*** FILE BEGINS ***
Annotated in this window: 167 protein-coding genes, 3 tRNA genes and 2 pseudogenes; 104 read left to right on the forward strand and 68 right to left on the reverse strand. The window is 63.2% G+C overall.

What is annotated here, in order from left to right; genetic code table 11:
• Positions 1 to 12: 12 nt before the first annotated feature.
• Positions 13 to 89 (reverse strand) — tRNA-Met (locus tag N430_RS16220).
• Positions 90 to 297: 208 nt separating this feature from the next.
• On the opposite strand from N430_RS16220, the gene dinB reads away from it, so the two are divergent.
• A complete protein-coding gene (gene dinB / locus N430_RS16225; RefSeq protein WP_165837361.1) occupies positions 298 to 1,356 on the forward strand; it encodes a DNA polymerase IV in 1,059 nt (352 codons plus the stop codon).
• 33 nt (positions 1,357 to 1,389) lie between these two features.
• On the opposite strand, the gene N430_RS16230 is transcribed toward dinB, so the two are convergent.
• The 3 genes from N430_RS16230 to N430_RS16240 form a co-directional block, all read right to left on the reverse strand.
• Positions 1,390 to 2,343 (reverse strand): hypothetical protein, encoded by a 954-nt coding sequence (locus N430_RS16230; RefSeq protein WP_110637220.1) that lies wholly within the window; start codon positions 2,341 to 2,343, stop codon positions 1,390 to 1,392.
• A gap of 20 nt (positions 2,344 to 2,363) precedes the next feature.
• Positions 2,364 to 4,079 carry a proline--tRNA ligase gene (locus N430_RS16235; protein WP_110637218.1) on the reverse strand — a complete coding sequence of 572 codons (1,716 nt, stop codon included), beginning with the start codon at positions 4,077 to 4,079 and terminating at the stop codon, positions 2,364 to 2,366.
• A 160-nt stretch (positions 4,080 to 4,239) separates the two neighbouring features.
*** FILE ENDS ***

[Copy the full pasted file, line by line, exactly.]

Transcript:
Annotated in this window: 167 protein-coding genes, 3 tRNA genes and 2 pseudogenes; 104 read left to right on the forward strand and 68 right to left on the reverse strand. The window is 63.2% G+C overall.

What is annotated here, in order from left to right; genetic code table 11:
• Positions 1 to 12: 12 nt before the first annotated feature.
• Positions 13 to 89 (reverse strand) — tRNA-Met (locus tag N430_RS16220).
• Positions 90 to 297: 208 nt separating this feature from the next.
• On the opposite strand from N430_RS16220, the gene dinB reads away from it, so the two are divergent.
• A complete protein-coding gene (gene dinB / locus N430_RS16225; RefSeq protein WP_165837361.1) occupies positions 298 to 1,356 on the forward strand; it encodes a DNA polymerase IV in 1,059 nt (352 codons plus the stop codon).
• 33 nt (positions 1,357 to 1,389) lie between these two features.
• On the opposite strand, the gene N430_RS16230 is transcribed toward dinB, so the two are convergent.
• The 3 genes from N430_RS16230 to N430_RS16240 form a co-directional block, all read right to left on the reverse strand.
• Positions 1,390 to 2,343 (reverse strand): hypothetical protein, encoded by a 954-nt coding sequence (locus N430_RS16230; RefSeq protein WP_110637220.1) that lies wholly within the window; start codon positions 2,341 to 2,343, stop codon positions 1,390 to 1,392.
• A gap of 20 nt (positions 2,344 to 2,363) precedes the next feature.
• Positions 2,364 to 4,079 carry a proline--tRNA ligase gene (locus N430_RS16235; protein WP_110637218.1) on the reverse strand — a complete coding sequence of 572 codons (1,716 nt, stop codon included), beginning with the start codon at positions 4,077 to 4,079 and terminating at the stop codon, positions 2,364 to 2,366.
• A 160-nt stretch (positions 4,080 to 4,239) separates the two neighbouring features.